The One vs. the Many: Minor Characters and the Space of the Protagonist in the Novel

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Princeton University Press, Feb 9, 2009 - Literary Criticism - 408 pages

Does a novel focus on one life or many? Alex Woloch uses this simple question to develop a powerful new theory of the realist novel, based on how narratives distribute limited attention among a crowded field of characters. His argument has important implications for both literary studies and narrative theory.


Characterization has long been a troubled and neglected problem within literary theory. Through close readings of such novels as Pride and Prejudice, Great Expectations, and Le Père Goriot, Woloch demonstrates that the representation of any character takes place within a shifting field of narrative attention and obscurity. Each individual--whether the central figure or a radically subordinated one--emerges as a character only through his or her distinct and contingent space within the narrative as a whole. The "character-space," as Woloch defines it, marks the dramatic interaction between an implied person and his or her delimited position within a narrative structure. The organization of, and clashes between, many character-spaces within a single narrative totality is essential to the novel's very achievement and concerns, striking at issues central to narrative poetics, the aesthetics of realism, and the dynamics of literary representation.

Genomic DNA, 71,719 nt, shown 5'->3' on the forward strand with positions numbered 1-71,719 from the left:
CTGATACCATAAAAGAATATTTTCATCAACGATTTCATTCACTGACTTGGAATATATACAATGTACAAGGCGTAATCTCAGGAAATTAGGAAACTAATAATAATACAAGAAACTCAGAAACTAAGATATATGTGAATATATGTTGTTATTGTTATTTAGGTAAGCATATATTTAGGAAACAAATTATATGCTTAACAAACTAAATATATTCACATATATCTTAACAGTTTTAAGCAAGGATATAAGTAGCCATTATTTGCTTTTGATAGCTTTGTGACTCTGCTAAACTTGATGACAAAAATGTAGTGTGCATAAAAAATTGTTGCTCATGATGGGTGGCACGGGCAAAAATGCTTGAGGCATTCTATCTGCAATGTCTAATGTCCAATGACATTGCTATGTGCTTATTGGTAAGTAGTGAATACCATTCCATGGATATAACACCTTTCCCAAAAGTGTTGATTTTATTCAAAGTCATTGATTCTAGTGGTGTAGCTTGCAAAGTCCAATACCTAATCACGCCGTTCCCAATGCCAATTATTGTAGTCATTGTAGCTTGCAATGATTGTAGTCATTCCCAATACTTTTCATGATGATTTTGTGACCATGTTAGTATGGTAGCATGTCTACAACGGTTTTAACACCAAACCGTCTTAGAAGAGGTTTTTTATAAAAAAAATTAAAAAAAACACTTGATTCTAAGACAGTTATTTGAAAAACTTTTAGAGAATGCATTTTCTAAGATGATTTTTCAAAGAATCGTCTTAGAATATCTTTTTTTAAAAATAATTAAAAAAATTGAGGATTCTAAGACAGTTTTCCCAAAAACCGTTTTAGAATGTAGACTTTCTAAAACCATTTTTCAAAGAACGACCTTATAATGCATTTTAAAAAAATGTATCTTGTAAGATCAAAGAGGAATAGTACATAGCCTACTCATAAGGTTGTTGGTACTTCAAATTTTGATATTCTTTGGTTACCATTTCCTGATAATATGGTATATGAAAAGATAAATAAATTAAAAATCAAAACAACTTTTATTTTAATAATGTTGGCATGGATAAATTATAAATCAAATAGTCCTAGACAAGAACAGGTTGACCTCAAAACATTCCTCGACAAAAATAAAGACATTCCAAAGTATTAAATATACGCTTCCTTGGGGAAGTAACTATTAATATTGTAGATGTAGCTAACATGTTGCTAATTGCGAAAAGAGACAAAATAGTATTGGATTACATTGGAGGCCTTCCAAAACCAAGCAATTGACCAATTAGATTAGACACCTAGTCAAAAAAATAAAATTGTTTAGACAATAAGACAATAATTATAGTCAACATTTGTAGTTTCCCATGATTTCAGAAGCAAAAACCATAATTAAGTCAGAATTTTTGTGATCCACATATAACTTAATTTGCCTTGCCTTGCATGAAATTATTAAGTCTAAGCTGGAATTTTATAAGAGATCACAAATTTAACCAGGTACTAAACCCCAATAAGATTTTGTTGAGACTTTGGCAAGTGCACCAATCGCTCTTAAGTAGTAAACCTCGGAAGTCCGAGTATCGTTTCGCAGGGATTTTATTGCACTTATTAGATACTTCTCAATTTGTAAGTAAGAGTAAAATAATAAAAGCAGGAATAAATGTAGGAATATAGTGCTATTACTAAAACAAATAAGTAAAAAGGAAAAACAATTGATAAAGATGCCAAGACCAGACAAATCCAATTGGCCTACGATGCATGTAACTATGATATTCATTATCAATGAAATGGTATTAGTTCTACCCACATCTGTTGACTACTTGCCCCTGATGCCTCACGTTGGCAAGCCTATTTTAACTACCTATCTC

Woloch's discussion of character-space allows for a different history of the novel and a new definition of characterization itself. By making the implied person indispensable to our understanding of literary form, this book offers a forward-looking avenue for contemporary narrative theory.

 

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Contents

9780691113142_2PRE
1
9780691113142_3INT
12
9780691113142_4CH1
43
9780691113142_5CH2
125
9780691113142_6CH3
177
9780691113142_7CH4
244
9780691113142_8AFT
319
9780691113142_9NOT
336
9780691113142_10BIB
375
9780691113142_11ACK
383
9780691113142_12IND
384
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About the author (2009)

Alex Woloch is Assistant Professor of English at Stanford University and is coeditor of Whose Freud?: The Place of Psychoanalysis in Contemporary Culture.

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